Absolute or Relative Size: What Do We Perceive When We Look at a Glass That Is Half Full?

Arava Y. Kallai, Avishai Henik

Research output: Contribution to journalArticlepeer-review


Given that both children and adults struggle with fractions in mathematics education, we investigated the processing of nonsymbolic fractions in a continuous form of part-of-the-whole. Continuous features of nonsymbolic numbers (e.g., the size of dots in an array) were found to influence numerosity judgment, but it should be noted that the (continuous) size of a part can be processed relative to a whole or as an absolute size. This study tested which of these size types (i.e., absolute and relative) influences comparison of parts. In two Stroop-like comparison tasks, we measured the interference of each size type on the processing of the other. In Experiment 1, stimuli were three-dimensional-like partially filled glasses of water. In both tasks, congruent trials (in which the larger absolute size was also the larger part-of-the-whole) were processed more efficiently than incongruent trials (in which the larger absolute size was the smaller part-of-the-whole). In Experiment 2, where stimuli were two-dimensional rectangles, this result was replicated under improved experimental control. We conclude that both absolute size and relative size of a part are automatically processed.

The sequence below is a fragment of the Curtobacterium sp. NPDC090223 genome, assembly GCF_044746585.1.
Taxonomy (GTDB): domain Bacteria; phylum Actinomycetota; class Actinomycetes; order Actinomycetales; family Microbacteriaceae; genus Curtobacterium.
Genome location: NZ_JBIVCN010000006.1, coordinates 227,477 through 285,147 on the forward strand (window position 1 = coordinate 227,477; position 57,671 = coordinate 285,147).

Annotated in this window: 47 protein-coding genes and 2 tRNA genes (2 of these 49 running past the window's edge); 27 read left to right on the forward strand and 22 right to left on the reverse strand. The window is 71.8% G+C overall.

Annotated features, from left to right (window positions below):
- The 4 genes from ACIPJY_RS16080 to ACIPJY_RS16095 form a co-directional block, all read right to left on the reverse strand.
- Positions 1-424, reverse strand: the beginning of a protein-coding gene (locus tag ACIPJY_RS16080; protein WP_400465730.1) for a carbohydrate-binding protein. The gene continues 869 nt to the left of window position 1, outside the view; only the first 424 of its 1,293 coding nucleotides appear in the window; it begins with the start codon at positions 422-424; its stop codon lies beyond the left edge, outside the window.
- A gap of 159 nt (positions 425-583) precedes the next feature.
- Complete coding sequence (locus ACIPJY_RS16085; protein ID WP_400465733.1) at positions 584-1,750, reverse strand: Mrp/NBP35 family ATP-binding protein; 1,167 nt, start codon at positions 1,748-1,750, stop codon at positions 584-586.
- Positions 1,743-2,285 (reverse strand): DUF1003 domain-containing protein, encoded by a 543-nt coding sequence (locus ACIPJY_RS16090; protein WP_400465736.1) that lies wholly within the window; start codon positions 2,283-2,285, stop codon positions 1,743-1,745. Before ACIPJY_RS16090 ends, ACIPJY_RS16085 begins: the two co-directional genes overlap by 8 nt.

Original languageEnglish
Pages (from-to)230-248
Number of pages19
JournalJournal of Experimental Psychology: Learning Memory and Cognition
Issue number2
StatePublished - 15 Dec 2022


  • automatic processing
  • nonsymbolic fractions
  • numerical representation
  • relative vs. absolute size

ASJC Scopus subject areas

  • Experimental and Cognitive Psychology
  • Language and Linguistics
  • Linguistics and Language


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